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John Kruzel
By John Kruzel April 20, 2018

Did Congress vote to give itself a pay raise this year? No


A Republican candidate for Montana’s U.S. Senate seat painted his opponent, Democratic incumbent Sen. Jon Tester, as a greedy Washington insider by claiming Tester voted to give himself a pay raise this year.

Matt Rosendale, Montana's state auditor, said Tester’s compensation bump was part of the $1.3 trillion "omnibus" spending bill signed into law March 23.

"If you send me to Washington, D.C.," Rosendale said, "no more will we have a senator who takes and votes against tax cuts for you, while he just took an income raise in the omnibus bill."

Tester did indeed vote for this year’s Consolidated Appropriations Act, a spending package that funds everything from the military, to assistance for the nation’s opioid problem to border security. But Rosendale’s claim that Congress received a pay raise is flat wrong.

Montana state Auditor Matt Rosendale announces his bid for the U.S. Senate on July 31, 2017. (AP/Bobby Caina Calvan)

How are lawmakers’ salaries determined?

The Constitution requires Congress to determine its own salary. The Framers deemed in Article I, Section 6 that, "the Senators and Representatives shall receive a Compensation for their Services, to be ascertained by Law."

In 1789, senators and representatives earned $6 a day for attending congressional sessions. But a law signed that year bumped senators’ pay up to $7 a day — the first congressional pay raise in American history.

Fast forward about 200 years and you’ll find the last instance that Congress enacted specific legislation to change its pay. Since around 1989, pay has been determined by laws that use formulas to automatically adjust members’ wages.

Here’s a snapshot of how members’ salaries changed over several years under a law that codified a pay adjustment formula:

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As the chart above shows, most senators and representatives earned an annual salary of $174,000 in 2009. That year is significant for another reason: it’s when Congress stopped giving itself raises.

Yes, you read that correctly. Members’ salary levels were frozen in 2009. Lawmakers achieved this through a series of laws blocking their scheduled yearly adjustments.

2018 bill didn't include raise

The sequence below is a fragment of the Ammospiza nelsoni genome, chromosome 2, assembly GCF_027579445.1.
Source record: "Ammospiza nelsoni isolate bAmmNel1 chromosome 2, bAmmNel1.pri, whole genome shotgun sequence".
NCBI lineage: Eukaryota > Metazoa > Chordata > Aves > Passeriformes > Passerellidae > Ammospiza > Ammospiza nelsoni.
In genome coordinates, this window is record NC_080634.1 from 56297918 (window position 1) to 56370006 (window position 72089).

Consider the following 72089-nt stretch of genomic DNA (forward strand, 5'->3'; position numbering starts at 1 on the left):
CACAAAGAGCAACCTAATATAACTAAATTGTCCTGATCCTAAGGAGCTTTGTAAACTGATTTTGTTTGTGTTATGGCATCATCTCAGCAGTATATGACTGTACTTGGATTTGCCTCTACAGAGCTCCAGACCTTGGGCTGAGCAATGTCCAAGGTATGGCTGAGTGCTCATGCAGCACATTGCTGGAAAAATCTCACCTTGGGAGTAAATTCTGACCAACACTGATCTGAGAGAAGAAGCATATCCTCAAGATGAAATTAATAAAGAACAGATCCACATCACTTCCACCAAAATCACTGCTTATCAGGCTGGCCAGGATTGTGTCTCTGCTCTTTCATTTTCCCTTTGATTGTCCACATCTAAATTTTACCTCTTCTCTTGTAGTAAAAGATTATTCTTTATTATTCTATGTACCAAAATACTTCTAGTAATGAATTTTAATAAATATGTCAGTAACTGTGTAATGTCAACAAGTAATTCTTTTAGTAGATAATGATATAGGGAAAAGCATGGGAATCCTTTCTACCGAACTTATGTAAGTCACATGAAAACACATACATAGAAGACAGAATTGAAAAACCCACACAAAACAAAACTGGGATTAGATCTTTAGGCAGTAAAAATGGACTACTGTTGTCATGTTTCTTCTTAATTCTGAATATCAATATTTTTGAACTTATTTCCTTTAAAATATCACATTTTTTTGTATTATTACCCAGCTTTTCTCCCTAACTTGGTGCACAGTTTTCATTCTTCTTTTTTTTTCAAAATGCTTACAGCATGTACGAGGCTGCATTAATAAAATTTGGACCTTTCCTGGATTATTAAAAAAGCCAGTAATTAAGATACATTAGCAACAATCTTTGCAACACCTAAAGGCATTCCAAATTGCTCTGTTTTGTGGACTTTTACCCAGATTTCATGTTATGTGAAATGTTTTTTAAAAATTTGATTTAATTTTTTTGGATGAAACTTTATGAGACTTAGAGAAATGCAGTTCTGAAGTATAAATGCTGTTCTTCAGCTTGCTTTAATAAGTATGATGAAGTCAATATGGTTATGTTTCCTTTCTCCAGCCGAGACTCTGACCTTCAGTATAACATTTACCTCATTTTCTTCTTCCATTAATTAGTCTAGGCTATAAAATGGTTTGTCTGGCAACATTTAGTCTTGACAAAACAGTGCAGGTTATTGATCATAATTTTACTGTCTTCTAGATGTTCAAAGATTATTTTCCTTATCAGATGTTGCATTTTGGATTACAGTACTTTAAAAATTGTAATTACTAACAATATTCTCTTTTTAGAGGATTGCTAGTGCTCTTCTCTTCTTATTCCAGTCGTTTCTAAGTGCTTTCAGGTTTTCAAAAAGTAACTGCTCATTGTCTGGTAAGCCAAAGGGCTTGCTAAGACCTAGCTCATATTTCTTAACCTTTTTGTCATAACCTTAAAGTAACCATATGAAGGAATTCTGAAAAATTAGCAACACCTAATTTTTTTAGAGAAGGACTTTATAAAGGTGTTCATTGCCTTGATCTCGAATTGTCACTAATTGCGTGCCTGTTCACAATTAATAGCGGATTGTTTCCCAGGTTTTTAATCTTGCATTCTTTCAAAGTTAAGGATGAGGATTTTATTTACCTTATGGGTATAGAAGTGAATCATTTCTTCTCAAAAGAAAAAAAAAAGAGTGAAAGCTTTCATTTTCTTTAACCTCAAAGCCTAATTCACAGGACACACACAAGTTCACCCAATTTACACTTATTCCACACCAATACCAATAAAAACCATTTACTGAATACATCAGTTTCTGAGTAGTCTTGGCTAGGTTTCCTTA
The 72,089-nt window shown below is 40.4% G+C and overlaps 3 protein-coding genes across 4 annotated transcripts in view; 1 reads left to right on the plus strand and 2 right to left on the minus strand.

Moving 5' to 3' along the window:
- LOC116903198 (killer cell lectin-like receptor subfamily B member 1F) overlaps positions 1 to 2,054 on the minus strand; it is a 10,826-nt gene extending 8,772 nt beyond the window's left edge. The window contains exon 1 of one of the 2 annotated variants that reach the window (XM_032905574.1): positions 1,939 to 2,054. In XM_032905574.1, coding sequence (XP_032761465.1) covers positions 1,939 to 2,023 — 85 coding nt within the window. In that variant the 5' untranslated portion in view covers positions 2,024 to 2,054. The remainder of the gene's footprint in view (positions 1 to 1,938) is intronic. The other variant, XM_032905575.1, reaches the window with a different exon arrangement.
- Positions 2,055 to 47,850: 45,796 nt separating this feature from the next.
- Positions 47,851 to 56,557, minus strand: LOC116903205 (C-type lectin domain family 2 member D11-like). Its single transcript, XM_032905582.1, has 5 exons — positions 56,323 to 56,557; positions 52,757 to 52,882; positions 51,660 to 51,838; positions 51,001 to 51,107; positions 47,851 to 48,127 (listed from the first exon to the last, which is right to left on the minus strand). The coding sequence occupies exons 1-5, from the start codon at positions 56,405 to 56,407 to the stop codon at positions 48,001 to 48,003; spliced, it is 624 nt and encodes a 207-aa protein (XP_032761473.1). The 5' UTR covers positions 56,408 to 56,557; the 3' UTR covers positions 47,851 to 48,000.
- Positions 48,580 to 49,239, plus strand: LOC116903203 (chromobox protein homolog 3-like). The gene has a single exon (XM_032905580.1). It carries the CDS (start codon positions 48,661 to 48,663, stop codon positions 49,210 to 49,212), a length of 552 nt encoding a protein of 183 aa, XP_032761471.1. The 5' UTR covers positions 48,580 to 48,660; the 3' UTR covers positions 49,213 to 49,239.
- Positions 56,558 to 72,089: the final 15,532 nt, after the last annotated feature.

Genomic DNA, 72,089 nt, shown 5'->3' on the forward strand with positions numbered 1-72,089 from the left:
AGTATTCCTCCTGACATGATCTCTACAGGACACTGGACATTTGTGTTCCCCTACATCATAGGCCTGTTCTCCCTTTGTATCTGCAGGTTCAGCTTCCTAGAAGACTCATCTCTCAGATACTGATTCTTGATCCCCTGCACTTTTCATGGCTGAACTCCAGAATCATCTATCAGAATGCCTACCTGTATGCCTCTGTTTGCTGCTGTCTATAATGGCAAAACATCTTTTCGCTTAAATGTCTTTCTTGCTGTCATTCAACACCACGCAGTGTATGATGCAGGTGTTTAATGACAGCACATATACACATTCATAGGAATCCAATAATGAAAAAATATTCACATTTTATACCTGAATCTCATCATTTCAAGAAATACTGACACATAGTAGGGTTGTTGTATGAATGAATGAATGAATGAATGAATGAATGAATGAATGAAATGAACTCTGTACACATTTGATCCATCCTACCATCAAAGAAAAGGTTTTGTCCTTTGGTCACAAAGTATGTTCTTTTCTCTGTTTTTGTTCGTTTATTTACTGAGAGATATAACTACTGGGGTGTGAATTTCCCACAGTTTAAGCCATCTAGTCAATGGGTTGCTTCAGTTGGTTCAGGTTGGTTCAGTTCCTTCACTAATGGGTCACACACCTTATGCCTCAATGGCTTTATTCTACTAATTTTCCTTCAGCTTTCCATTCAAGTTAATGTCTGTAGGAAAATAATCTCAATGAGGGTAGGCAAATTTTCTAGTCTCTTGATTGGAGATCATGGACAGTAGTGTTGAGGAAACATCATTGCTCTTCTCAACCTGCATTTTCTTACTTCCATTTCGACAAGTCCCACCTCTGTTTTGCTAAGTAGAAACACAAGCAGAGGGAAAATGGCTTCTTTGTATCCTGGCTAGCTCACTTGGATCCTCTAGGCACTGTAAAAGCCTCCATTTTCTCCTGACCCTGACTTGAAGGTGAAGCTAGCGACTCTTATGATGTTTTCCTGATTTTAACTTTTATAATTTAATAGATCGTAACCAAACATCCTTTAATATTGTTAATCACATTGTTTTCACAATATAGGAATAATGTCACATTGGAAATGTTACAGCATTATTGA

For Rosendale to be correct that Tester voted himself a raise, the 2018 omnibus would have to have resume Congress’ yearly pay bump.

So, did it? Nope.

The omnibus bill continues the pay freeze for the remainder of the year. As Section 7 of the bill states:

As this Congressional Research Service chart notes, members’ salaries in 2018 is $174,000 — the same as it’s been since 2009. (There are exceptions for Speaker of the House, who makes $223,500, and the President pro tempore of the Senate and the majority and minority leaders in the House and Senate, who make $193,400.)

An aide to Rosendale said the candidate had been referring to the roughly $49 million increase in the Senate’s operating budget, as well as $12 million in salary increases for officers and other employees, which resulted from the omnibus spending bill.

But Rosendale said Tester took an "income raise." It’s hard to imagine he was referring to anyone other than Tester.

Our ruling

Rosendale said Tester "took an income raise in the omnibus bill."

Congress’ pay has been frozen at $174,000 per member since 2009. Under the omnibus spending bill, it remains frozen through 2018. Rosendale has no basis for his claim. We rate it Pants on Fire!

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Congress and Sen. Jon Tester took a pay raise in the recent omnibus bill.
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Wednesday, March 28, 2018

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Did Congress vote to give itself a pay raise this year? No

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